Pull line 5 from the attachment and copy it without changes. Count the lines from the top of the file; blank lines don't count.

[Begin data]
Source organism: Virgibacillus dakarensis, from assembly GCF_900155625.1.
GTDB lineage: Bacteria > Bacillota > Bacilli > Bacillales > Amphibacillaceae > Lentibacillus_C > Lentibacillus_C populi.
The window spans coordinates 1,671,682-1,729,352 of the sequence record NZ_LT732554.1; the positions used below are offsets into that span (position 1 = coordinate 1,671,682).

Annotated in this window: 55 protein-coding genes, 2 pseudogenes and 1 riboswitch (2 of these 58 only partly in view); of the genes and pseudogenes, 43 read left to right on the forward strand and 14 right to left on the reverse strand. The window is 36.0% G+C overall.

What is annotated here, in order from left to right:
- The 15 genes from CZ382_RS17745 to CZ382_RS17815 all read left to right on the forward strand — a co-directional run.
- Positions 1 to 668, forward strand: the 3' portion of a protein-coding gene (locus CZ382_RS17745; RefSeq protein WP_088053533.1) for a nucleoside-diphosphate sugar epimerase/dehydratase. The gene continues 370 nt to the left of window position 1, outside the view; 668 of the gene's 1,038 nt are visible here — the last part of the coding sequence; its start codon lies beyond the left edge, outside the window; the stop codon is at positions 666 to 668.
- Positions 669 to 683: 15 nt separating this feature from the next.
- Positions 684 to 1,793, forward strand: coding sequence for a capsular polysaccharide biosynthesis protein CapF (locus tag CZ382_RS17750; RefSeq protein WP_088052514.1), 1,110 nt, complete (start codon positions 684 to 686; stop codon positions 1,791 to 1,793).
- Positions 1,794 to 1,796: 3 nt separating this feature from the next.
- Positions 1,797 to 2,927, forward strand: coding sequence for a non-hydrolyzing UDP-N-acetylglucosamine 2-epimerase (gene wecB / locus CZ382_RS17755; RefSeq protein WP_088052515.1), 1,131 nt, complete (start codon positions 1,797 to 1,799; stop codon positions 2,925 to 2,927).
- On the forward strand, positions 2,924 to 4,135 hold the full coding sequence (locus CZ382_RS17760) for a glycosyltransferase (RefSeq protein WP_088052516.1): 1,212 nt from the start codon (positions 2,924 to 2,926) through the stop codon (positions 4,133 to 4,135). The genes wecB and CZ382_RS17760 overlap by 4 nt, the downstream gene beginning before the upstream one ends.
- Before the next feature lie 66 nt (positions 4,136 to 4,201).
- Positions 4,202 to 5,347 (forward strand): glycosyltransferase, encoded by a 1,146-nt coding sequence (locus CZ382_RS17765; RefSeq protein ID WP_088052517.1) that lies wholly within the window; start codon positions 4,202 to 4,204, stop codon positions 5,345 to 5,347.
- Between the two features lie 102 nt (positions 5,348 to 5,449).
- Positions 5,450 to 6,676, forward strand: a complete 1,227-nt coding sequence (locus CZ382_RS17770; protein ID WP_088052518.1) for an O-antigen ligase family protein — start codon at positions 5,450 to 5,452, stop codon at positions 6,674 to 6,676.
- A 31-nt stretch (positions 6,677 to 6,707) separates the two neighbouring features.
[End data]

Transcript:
What is annotated here, in order from left to right: